Nguyen Huu Thuong pours tea from a thermos made out of a flare tube and 130 mm artillery shell while his granddaughter studies on a chair fashioned out of metal salvaged from the wreck of an F-105 Thunderchief fighter bomber.
The 81-year-old veteran keeps his memories of the two decades he spent serving in the army by putting former arsenals into domestic use.
They are pots and lunch boxes in the kitchen, coffee filters in the living room, and tables and chairs stacked all around his house in the north central province of Nghe An.
Thuong moved to Hanoi to work in a government train factory in 1957 and was transferred to the army in 1966, at the peak of the Vietnam War.
He worked for a unit of the Transport Ministry tasked with fixing cars damaged by US attacks.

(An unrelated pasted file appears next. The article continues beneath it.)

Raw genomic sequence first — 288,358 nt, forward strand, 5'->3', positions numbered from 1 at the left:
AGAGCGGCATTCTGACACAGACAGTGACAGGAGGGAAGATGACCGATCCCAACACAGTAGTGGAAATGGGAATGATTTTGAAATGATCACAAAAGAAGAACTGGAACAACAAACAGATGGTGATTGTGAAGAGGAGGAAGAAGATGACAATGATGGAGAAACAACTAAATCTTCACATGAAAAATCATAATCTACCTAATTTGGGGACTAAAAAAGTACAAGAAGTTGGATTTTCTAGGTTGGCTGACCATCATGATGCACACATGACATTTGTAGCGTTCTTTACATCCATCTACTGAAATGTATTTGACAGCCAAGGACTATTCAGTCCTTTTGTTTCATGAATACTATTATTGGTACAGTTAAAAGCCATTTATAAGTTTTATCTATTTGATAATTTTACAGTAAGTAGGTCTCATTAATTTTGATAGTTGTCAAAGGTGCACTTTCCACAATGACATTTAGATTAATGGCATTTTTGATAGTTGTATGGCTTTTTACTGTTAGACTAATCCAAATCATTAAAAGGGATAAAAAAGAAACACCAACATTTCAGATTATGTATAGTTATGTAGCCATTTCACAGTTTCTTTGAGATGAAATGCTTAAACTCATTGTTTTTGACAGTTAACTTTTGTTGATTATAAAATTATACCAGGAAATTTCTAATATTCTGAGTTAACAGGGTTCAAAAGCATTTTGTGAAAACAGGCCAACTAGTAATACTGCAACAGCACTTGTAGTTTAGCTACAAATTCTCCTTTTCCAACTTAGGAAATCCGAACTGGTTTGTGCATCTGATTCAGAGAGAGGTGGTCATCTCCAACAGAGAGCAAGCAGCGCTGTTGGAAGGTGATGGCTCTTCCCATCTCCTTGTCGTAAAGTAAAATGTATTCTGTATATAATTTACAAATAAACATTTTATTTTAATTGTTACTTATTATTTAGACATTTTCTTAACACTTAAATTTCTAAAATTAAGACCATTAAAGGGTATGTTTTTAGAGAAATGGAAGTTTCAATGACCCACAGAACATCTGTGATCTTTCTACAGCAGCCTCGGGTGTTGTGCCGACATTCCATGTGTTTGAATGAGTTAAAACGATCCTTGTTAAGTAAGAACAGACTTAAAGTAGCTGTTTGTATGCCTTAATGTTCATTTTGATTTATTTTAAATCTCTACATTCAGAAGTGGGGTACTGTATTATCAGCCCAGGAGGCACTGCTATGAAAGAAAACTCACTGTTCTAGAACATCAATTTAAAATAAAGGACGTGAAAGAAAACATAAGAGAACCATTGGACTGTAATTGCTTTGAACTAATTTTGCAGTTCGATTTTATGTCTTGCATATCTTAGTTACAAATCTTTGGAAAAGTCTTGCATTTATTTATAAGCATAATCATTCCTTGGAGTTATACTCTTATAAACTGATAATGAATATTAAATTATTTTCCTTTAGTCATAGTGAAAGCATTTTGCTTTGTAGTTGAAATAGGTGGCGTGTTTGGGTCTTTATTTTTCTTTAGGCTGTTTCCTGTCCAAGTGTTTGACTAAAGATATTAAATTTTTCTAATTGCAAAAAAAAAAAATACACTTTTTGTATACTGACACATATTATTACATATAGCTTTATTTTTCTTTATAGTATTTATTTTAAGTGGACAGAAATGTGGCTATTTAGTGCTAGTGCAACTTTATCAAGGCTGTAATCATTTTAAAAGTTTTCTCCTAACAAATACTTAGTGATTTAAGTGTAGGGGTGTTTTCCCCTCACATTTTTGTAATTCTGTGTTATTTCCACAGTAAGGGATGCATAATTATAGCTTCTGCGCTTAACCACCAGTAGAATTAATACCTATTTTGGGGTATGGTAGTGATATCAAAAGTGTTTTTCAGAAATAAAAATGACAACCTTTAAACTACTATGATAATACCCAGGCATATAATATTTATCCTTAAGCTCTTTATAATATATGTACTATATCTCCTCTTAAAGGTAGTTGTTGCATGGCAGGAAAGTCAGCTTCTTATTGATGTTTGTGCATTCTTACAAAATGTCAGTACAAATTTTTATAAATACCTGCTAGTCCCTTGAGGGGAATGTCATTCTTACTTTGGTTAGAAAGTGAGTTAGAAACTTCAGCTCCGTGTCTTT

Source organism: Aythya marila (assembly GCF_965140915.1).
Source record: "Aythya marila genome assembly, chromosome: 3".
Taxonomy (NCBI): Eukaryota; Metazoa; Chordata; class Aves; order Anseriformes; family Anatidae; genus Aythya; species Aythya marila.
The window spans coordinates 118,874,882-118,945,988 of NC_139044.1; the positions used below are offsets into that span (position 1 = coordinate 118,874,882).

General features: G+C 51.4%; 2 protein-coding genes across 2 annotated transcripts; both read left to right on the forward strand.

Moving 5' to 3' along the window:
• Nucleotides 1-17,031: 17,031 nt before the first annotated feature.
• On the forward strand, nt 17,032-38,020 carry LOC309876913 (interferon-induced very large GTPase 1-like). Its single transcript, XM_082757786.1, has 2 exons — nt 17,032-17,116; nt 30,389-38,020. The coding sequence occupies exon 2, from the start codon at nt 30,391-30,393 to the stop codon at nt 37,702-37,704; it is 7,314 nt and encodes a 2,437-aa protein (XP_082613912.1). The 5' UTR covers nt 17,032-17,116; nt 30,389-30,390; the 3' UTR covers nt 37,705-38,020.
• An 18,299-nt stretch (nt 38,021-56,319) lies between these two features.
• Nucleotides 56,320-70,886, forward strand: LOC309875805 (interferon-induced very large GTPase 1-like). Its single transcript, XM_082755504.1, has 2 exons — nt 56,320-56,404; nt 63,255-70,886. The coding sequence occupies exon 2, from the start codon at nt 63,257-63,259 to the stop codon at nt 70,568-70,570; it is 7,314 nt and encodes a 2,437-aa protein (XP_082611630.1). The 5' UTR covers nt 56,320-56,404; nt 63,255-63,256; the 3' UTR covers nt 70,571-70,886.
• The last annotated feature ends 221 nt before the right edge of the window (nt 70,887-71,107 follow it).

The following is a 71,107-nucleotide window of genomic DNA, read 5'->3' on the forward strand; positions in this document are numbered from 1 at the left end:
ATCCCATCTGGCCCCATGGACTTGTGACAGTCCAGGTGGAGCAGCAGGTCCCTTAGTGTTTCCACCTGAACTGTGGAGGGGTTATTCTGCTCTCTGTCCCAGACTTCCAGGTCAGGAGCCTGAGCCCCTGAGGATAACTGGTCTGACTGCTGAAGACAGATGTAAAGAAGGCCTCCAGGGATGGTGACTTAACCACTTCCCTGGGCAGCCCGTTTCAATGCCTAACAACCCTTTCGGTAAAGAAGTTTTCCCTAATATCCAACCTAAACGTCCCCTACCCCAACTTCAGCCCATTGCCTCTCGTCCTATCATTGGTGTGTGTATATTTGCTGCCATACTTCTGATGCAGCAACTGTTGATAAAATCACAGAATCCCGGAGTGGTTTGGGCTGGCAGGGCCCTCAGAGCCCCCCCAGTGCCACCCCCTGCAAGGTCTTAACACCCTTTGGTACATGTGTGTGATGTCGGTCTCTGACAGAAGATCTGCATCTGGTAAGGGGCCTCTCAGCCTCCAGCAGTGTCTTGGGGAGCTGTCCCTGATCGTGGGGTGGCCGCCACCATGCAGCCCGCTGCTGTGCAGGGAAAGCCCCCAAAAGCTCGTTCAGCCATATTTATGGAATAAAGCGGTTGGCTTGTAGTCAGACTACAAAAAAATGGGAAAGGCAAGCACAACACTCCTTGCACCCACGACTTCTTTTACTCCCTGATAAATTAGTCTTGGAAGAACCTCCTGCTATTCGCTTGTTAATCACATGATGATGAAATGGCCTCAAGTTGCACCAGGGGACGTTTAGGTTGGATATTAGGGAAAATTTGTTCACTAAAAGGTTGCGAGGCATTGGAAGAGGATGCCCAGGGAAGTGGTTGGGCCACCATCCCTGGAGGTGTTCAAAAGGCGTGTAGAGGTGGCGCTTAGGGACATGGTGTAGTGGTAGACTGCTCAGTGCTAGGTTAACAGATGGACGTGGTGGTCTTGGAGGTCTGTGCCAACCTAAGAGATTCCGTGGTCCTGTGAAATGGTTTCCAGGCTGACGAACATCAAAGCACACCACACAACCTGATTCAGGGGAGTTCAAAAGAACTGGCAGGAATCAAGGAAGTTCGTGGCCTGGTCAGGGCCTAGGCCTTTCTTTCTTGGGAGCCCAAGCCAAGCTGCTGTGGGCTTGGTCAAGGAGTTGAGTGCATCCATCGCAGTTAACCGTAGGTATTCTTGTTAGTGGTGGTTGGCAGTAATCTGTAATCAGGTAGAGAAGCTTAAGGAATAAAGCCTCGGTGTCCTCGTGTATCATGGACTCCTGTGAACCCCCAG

Bombings rocked the city every day and domestic tools were rare, so he decided to make the best of a bad situation and recycle enemy shells and downed aircraft scrap.
In his spare time, he went around collecting debris, grinding, piercing and reassembling scrap into useful tools for his unit.
Extraneous items were sent to his family.
“Those objects are invaluable to me. Each of them is attached to unforgettable memories during my service.
“Every time I see my former comrades, we talk most about these things.”
The object he values most is a table made to memorialize a fellow soldier who died during a bombing raid.
He fashioned it out of a clutch that failed during an American attack, stalling the car he and the comrade were using to escape.
Thuong survived the bombing, but his comrade did not.
Today, the table is used by his granddaughter as a study desk.
Thuong is still making new objects around the house.
His wife Pham Thi Man, 66, said almost everything in the house is made by Thuong.
“My family life is not hard, but he’s still passionate about recycling things.
“Sometimes I tell him that it wouldn’t cost much to just buy these things from the market, but he won't let me.”
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